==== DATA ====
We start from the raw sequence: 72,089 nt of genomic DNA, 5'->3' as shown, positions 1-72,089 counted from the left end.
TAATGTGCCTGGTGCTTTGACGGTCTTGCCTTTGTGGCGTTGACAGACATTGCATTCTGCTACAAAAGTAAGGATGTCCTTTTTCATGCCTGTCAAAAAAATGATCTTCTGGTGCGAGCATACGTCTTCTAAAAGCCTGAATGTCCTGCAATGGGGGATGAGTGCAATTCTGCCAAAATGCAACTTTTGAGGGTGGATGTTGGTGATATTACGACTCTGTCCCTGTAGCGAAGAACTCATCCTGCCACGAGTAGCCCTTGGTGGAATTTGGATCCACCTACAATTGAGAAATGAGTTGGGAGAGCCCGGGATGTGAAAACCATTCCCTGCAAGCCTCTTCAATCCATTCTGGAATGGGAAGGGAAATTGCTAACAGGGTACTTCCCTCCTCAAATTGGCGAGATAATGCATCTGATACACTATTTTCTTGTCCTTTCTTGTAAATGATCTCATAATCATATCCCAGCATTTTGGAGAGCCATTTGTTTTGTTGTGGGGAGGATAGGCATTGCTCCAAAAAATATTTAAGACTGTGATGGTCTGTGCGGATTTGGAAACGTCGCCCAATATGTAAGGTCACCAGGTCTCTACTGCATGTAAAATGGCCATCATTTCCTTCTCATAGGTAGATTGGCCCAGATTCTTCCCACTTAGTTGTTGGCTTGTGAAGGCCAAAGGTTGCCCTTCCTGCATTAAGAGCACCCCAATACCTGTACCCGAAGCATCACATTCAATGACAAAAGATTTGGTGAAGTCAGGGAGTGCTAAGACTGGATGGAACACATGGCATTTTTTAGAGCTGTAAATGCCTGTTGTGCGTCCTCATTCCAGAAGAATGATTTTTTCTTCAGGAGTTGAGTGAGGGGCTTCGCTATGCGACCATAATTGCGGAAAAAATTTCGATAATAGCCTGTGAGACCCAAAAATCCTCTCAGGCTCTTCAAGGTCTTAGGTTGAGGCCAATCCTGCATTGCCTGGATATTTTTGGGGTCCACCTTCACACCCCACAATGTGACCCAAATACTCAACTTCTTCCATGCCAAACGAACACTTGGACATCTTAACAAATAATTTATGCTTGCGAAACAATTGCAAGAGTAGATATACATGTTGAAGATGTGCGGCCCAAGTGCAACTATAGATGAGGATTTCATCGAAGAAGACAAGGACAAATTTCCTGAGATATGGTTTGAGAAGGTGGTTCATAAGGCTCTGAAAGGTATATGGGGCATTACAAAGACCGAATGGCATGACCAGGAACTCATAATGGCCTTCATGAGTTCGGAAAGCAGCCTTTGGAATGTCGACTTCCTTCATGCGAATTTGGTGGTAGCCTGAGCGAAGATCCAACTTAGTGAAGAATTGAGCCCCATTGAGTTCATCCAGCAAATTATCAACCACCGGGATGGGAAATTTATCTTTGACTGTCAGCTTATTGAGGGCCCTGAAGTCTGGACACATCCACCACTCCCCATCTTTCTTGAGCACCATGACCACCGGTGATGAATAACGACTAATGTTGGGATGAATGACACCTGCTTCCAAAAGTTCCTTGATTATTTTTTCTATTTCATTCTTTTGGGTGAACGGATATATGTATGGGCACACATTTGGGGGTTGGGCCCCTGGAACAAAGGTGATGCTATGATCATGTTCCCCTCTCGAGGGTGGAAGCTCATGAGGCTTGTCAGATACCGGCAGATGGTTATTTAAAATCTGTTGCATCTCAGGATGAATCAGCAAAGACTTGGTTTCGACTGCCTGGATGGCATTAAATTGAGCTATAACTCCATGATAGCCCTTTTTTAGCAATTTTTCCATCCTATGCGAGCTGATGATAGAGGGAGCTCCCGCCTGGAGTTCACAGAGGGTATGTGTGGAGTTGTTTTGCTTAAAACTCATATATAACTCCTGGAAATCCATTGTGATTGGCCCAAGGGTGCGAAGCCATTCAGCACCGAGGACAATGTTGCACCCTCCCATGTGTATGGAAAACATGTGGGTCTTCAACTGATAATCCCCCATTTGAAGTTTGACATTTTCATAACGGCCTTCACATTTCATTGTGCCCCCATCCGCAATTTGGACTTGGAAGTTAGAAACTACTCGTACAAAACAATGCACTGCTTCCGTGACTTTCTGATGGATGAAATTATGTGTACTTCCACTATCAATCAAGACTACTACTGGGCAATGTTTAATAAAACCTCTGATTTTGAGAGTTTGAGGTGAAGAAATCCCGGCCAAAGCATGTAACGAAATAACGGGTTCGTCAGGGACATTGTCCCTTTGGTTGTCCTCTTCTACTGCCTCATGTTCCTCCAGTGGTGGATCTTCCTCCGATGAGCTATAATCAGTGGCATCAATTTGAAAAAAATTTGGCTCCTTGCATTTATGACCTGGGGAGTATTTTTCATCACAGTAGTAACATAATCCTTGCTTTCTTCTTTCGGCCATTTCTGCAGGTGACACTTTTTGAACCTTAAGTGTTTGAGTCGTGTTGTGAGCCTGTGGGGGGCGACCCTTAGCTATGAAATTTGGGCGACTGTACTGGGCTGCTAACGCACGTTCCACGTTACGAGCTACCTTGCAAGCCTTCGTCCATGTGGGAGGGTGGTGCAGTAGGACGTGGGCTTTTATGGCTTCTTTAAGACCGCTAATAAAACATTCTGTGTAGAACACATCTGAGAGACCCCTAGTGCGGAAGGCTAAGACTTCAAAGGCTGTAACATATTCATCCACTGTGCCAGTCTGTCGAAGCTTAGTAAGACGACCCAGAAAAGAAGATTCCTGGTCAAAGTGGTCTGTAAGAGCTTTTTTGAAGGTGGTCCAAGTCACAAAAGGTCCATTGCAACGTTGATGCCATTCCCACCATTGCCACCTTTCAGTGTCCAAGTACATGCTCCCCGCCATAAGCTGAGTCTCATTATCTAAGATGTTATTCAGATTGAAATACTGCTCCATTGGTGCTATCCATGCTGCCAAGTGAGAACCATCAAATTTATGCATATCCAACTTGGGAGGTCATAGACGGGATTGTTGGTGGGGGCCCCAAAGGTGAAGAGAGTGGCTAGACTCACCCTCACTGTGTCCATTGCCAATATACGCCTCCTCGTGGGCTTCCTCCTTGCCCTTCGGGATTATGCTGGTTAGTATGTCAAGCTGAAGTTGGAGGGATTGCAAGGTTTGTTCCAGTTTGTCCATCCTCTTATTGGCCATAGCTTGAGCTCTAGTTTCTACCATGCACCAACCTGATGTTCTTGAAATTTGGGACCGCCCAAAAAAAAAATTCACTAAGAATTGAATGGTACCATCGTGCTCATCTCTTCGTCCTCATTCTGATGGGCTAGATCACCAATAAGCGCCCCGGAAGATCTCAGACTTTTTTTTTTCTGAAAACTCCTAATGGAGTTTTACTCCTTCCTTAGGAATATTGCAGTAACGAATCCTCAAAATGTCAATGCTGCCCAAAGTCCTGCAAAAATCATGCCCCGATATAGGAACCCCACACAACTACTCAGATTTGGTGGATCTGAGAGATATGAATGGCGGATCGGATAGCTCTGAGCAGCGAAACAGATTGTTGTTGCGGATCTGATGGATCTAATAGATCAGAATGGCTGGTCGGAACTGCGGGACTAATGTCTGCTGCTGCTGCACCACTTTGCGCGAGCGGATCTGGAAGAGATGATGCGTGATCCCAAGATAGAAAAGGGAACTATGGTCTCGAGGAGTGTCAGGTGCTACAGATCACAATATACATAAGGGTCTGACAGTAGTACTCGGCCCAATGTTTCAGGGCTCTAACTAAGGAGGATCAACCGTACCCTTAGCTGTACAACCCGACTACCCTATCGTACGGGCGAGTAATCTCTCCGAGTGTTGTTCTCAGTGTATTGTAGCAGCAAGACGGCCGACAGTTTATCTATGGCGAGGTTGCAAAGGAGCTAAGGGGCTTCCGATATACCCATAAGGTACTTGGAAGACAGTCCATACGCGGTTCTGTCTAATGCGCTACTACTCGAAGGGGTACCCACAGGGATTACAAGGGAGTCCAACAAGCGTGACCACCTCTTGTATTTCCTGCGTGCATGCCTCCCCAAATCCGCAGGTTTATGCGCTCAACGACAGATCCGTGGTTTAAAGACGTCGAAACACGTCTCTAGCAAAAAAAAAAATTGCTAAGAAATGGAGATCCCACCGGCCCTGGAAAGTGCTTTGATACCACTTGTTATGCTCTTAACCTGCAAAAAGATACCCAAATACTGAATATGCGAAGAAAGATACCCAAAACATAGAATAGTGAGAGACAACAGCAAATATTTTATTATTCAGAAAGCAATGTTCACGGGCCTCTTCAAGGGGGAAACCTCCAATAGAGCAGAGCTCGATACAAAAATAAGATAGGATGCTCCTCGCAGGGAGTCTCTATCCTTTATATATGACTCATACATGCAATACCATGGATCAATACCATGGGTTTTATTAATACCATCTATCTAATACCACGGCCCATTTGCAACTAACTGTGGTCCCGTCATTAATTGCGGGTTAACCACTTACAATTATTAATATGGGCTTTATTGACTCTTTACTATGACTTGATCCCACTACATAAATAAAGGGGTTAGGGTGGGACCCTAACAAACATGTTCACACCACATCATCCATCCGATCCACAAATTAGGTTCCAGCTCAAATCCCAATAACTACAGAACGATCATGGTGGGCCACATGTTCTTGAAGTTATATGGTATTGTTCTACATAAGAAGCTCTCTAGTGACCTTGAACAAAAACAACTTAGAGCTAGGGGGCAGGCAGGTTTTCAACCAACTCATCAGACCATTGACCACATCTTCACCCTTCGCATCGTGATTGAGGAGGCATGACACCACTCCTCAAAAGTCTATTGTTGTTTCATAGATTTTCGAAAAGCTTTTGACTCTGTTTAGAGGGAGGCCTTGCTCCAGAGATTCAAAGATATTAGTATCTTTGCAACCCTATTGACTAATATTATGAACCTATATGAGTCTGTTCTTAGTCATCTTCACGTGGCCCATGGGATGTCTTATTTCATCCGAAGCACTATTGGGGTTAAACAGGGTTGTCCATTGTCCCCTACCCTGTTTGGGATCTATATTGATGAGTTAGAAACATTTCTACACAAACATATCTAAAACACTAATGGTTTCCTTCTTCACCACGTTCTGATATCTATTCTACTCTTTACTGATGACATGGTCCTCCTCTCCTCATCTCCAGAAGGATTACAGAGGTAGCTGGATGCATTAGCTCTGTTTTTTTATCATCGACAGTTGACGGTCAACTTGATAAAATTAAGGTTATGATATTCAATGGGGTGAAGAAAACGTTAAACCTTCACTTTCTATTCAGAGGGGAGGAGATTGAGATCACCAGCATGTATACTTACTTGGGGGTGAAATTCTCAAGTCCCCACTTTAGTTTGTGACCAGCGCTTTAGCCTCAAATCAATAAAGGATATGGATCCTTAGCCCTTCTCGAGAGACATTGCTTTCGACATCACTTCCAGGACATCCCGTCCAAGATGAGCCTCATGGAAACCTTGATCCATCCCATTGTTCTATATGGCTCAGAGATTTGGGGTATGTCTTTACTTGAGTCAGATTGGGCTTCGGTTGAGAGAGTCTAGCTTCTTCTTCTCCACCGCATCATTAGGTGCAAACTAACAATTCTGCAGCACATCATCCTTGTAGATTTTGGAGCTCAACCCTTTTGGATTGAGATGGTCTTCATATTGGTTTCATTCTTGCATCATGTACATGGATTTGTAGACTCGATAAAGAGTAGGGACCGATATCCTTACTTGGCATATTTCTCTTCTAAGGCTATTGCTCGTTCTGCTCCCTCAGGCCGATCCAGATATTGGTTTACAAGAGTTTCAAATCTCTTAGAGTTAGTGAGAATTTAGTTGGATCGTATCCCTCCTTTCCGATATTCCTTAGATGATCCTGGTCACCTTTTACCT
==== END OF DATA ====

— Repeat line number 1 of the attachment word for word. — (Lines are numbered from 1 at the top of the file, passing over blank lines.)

We start from the raw sequence: 72,089 nt of genomic DNA, 5'->3' as shown, positions 1-72,089 counted from the left end.